Recently, the Big “I” joined a number of business organizations in sending a letter to the Trump administration and congressional leaders which focused on ways to improve the Paycheck Protection Program (PPP). In the letter, the signees ask for more flexibility in the PPP and specifically requests "emergency legislative and administrative action to: (1) repeal the Paycheck Protection Program’s (PPP) 75%-25% rule, (2) extend the eight-week period for purposes of calculating loan forgiveness, and (3) extend the June 30 rehiring and restoration of pay safe harbor date.”
Shortly after the letter was sent, the U.S. House of Representatives announced that it would vote on the Paycheck Protection Program Flexibility Act by Reps. Dean Phillips (D-Minnesota) and Chip Roy (R-Texas). This legislation included most of the PPP fixes discussed in the letter, as well as two other provisions that would eliminate restrictions that limit loan terms to two years and ensure full access to payroll tax deferment for businesses that take PPP loans.
As of press time, this Big “I” supported legislation was expected to pass today with overwhelming bipartisan support. While it remains uncertain whether the U.S. Senate will take up this exact legislation, lawmakers have signaled they would like to pass legislation related to improving the mechanics of the PPP.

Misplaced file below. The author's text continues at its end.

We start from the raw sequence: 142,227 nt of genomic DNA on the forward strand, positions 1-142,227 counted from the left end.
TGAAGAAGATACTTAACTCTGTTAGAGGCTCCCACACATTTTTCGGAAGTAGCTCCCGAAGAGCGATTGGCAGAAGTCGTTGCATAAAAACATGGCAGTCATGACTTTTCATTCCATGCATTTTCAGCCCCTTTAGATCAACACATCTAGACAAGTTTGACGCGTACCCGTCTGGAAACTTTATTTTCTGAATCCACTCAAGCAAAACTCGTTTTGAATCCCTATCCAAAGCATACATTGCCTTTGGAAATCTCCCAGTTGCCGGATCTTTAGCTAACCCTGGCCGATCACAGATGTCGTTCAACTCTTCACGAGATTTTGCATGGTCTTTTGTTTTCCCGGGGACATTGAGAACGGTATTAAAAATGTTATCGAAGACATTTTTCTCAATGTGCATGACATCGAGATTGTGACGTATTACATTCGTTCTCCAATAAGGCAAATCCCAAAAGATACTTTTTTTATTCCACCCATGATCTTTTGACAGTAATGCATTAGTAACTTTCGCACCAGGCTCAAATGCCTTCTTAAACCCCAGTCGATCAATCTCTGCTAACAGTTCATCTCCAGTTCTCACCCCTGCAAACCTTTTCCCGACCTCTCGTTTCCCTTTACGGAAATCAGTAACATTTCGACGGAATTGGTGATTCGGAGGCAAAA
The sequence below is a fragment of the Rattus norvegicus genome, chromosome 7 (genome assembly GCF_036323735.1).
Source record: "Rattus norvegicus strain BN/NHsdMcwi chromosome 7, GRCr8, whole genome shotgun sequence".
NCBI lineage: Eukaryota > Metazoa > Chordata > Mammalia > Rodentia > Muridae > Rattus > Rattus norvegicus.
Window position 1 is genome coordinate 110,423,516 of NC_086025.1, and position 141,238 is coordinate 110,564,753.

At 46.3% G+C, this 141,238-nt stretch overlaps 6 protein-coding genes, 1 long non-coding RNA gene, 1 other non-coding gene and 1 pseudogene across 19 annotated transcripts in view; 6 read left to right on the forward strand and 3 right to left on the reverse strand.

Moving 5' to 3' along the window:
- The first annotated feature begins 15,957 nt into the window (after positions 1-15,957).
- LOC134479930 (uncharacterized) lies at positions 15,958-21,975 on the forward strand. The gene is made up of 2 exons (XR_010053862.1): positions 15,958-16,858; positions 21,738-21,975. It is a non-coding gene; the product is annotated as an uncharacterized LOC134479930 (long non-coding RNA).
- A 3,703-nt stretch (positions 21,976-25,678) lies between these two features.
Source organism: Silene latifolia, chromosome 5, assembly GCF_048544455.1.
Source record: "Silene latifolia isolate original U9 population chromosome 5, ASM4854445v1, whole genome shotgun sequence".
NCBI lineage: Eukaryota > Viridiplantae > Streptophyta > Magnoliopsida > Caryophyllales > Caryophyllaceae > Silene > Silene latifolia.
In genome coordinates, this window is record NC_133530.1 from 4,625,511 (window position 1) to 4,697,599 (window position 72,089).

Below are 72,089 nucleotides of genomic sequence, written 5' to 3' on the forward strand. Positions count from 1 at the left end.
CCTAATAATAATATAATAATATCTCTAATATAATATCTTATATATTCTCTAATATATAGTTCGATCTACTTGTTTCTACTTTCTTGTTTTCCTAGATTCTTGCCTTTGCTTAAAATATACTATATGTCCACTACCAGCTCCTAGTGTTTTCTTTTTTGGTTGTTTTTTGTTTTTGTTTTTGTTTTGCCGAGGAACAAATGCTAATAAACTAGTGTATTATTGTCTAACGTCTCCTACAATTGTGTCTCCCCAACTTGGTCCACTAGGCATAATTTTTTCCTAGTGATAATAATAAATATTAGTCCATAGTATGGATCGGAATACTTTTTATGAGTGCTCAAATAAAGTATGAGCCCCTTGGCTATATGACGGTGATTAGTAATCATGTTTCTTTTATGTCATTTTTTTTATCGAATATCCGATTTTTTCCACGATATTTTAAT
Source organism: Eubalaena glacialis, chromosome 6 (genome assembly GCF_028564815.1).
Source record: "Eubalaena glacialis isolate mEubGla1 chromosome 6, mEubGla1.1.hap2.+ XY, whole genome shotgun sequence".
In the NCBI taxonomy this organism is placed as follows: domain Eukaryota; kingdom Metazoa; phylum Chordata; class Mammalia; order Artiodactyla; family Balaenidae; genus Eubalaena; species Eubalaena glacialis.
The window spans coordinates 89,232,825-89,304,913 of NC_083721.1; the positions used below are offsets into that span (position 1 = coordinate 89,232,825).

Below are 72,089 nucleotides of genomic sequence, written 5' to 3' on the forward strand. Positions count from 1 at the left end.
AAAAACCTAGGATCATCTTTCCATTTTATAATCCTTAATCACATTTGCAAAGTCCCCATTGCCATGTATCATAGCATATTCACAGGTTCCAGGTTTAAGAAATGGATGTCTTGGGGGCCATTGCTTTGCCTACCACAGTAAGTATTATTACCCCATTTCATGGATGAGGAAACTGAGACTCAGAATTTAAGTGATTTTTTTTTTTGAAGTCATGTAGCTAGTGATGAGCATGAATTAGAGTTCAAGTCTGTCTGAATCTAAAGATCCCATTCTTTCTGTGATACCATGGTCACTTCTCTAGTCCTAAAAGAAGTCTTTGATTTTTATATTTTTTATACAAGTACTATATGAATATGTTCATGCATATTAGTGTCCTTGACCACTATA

In additional PPP news, at the end of last week, the Trump administration released two new rules. The first rule gives further guidance on loan forgiveness and what is eligible for forgiveness under the PPP. The second rule provides guidance on the Small Business Administration loan review procedures and related borrower and lender responsibilities. While some were hoping that this newly released guidance would improve the PPP by adopting the provisions of the Paycheck Protection Program Flexibility Act mentioned above, it ultimately did not do that.
As Congress and the Trump administration continue to consider COVID-19 relief measures, the Big “I” will make the most up-to-date government affairs information available on the coronavirus resource page and in the weekly News & Views e-newsletter.
Wyatt Stewart is Big “I” senior director of federal government affairs.